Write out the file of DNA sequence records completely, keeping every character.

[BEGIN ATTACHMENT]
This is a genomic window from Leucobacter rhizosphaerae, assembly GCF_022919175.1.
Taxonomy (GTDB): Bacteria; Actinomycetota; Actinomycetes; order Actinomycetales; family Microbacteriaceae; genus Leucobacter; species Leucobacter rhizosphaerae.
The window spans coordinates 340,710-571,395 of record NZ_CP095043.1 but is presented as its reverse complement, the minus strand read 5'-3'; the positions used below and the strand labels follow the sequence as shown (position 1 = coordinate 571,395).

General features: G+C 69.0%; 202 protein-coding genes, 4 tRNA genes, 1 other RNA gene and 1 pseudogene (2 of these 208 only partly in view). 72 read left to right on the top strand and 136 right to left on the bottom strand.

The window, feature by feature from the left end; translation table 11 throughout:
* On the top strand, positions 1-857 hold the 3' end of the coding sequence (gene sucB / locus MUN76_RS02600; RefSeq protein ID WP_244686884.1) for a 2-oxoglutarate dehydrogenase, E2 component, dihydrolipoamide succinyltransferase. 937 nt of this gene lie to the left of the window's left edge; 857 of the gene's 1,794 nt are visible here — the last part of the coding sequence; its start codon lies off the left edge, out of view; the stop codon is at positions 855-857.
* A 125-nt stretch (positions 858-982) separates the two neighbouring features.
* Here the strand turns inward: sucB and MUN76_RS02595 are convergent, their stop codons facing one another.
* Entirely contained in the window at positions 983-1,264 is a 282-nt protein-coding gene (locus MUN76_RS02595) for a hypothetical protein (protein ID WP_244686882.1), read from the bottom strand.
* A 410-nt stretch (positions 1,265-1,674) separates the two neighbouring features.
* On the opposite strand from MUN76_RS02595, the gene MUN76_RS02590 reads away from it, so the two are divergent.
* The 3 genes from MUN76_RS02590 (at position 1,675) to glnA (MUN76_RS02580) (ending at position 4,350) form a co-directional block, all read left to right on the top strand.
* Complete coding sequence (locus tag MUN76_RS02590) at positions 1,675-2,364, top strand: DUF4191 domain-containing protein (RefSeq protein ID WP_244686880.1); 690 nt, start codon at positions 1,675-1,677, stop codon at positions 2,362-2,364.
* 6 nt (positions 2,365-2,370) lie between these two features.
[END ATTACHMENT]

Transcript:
This is a genomic window from Leucobacter rhizosphaerae, assembly GCF_022919175.1.
Taxonomy (GTDB): Bacteria; Actinomycetota; Actinomycetes; order Actinomycetales; family Microbacteriaceae; genus Leucobacter; species Leucobacter rhizosphaerae.
The window spans coordinates 340,710-571,395 of record NZ_CP095043.1 but is presented as its reverse complement, the minus strand read 5'-3'; the positions used below and the strand labels follow the sequence as shown (position 1 = coordinate 571,395).

General features: G+C 69.0%; 202 protein-coding genes, 4 tRNA genes, 1 other RNA gene and 1 pseudogene (2 of these 208 only partly in view). 72 read left to right on the top strand and 136 right to left on the bottom strand.

The window, feature by feature from the left end; translation table 11 throughout:
* On the top strand, positions 1-857 hold the 3' end of the coding sequence (gene sucB / locus MUN76_RS02600; RefSeq protein ID WP_244686884.1) for a 2-oxoglutarate dehydrogenase, E2 component, dihydrolipoamide succinyltransferase. 937 nt of this gene lie to the left of the window's left edge; 857 of the gene's 1,794 nt are visible here — the last part of the coding sequence; its start codon lies off the left edge, out of view; the stop codon is at positions 855-857.
* A 125-nt stretch (positions 858-982) separates the two neighbouring features.
* Here the strand turns inward: sucB and MUN76_RS02595 are convergent, their stop codons facing one another.
* Entirely contained in the window at positions 983-1,264 is a 282-nt protein-coding gene (locus MUN76_RS02595) for a hypothetical protein (protein ID WP_244686882.1), read from the bottom strand.
* A 410-nt stretch (positions 1,265-1,674) separates the two neighbouring features.
* On the opposite strand from MUN76_RS02595, the gene MUN76_RS02590 reads away from it, so the two are divergent.
* The 3 genes from MUN76_RS02590 (at position 1,675) to glnA (MUN76_RS02580) (ending at position 4,350) form a co-directional block, all read left to right on the top strand.
* Complete coding sequence (locus tag MUN76_RS02590) at positions 1,675-2,364, top strand: DUF4191 domain-containing protein (RefSeq protein ID WP_244686880.1); 690 nt, start codon at positions 1,675-1,677, stop codon at positions 2,362-2,364.
* 6 nt (positions 2,365-2,370) lie between these two features.